solo travel.While packing, I found myself wondering what it would be like to travel by myself in two foreign countries. Maybe the trip was all a big mistake. Did I really know what I was doing? Was I prepared to do all of this alone? What happened next was wonderful: I discovered the beauty in
Open Itineraries & Doing What YOU WantOne of the most obvious and wonderful parts of solo travel is you can do whatever you want. No compromising. You go where you want, eat when and what you want and only go the museums you’re interested in. You can travel with new people you meet, or choose to make your own path. The trip is about YOU! Solo travel means you’ll meet more people, have random conversations, and learn new things you could have never expected. Who are you when no one you know is looking?
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Relying On YourselfWhen traveling with friends we may rely on them for things we suck at. Maybe our travel partner has better navigation skills, perhaps they can speak a little of the local language, or they can quickly do currency conversions to tell us how much that would really cost. I can openly admit I’m not so great with directions. When traveling alone I take extra precautions to always have the addresses of the places I am going. This way when I stop to ask for directions once, twice, or maybe 10 times I can show someone the address without worrying about language barriers. Know what you’re good at, and try to best prepare for your weak points.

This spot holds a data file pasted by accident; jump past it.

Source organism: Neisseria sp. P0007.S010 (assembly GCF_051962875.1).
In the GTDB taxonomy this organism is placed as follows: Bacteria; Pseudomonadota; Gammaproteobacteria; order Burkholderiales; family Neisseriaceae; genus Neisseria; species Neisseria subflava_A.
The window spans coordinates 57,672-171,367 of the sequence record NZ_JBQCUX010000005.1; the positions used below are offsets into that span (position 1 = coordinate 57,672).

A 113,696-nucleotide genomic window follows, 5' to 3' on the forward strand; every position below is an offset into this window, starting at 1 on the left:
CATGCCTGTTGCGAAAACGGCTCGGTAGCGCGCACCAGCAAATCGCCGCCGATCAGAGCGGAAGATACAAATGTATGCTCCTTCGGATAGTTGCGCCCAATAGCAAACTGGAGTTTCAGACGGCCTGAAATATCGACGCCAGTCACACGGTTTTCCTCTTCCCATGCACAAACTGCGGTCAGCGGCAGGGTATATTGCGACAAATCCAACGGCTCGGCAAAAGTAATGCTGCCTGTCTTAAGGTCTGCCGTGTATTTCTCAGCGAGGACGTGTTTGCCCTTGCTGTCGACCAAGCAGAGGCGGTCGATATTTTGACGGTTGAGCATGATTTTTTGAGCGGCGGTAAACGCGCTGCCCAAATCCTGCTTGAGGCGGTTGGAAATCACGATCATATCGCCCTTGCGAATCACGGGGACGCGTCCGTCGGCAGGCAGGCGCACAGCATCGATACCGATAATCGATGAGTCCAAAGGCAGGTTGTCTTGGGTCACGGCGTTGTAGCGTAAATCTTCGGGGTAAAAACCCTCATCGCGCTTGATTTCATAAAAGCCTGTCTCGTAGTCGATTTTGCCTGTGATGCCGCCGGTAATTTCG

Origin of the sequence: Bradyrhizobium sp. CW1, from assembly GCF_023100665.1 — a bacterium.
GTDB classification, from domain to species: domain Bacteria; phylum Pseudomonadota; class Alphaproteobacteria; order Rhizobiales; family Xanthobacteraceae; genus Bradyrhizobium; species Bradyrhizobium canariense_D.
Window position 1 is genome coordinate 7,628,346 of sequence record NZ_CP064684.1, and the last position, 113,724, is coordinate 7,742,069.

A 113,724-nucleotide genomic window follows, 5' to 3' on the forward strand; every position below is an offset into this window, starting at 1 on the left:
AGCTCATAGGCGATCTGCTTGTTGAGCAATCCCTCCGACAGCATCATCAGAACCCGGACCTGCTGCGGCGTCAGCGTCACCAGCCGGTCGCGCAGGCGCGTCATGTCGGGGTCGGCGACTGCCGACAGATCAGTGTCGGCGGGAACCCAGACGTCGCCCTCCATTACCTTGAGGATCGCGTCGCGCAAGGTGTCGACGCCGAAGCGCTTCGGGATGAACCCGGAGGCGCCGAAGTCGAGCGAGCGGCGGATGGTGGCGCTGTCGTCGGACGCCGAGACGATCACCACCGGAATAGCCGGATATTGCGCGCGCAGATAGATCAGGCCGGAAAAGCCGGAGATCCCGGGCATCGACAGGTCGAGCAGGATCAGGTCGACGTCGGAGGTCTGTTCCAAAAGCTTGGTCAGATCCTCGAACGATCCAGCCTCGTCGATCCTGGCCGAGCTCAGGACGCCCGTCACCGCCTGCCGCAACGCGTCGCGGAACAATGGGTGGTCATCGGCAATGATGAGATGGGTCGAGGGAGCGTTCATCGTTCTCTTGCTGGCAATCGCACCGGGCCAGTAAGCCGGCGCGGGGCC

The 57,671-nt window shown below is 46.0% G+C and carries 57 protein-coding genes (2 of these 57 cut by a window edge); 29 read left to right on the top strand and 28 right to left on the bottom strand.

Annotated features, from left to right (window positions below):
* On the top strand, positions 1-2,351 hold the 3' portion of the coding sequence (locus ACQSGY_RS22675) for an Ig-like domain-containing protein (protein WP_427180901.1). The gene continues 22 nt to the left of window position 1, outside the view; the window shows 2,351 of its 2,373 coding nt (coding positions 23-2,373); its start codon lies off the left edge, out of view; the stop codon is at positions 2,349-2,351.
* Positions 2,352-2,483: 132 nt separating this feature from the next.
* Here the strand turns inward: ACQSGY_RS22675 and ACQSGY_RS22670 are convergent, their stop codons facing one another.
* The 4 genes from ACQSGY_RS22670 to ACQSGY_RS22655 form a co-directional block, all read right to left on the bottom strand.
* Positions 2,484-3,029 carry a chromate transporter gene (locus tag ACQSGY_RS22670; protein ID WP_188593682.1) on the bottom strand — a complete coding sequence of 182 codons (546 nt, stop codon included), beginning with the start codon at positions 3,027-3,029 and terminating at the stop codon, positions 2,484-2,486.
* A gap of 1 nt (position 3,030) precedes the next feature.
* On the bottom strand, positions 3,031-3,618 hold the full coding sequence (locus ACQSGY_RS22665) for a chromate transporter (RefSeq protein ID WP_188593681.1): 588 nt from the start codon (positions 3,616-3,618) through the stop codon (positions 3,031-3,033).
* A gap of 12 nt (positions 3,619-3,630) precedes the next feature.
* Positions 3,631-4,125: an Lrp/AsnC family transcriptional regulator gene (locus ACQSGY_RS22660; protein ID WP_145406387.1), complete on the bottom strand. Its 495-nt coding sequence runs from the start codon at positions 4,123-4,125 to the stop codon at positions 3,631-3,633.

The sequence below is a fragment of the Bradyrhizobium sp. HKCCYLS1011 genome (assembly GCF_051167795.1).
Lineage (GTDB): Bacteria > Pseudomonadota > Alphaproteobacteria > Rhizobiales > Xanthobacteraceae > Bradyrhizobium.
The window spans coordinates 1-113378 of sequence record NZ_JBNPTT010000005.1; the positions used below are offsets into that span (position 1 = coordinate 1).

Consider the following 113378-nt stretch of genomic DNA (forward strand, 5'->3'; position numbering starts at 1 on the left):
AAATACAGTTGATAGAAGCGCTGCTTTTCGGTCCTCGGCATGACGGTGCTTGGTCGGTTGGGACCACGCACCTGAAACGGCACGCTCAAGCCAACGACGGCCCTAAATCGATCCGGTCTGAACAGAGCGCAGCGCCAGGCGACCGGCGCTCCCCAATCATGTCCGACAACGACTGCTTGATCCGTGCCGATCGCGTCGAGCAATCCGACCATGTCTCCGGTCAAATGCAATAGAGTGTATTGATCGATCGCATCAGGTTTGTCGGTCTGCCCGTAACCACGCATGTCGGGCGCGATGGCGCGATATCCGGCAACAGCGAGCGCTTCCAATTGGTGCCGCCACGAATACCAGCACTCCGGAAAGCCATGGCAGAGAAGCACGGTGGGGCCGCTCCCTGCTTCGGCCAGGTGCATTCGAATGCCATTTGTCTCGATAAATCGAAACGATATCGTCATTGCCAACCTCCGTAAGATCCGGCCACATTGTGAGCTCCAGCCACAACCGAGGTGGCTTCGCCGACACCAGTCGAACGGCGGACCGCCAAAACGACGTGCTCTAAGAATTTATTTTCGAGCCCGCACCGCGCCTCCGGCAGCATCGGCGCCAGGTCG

ReflectionsSolo travel leaves room for you to be whoever you want to be. Maybe you need the time to yourself, perhaps you want to have conversations with as many people as possible or you might not know what it will be until you begin your travels. Put yourself into a new environment, surround yourself with people you just met and see how it feels. I promise you’ll learn new things about yourself. By the time you make it home, you’ll have a collection of new stories and experiences that will have changed you and maybe even your view of the world.
About The AuthorKatie Maus graduated from the University of Michigan in the summer of 2013 with a Master in Social Work. She will spend the next 27 months working in Namibia as a Community Health Volunteer, focusing on HIV/AIDS, with the Peace Corps. Katie holds her parents responsible for her love of traveling and adventure. Her personal philosophies include taking full advantage of every opportunity, embracing the unknown, and living in the moment. Katie Maus can be reached at maus.katiemarie (at) gmail (dot) com with questions or concerns.
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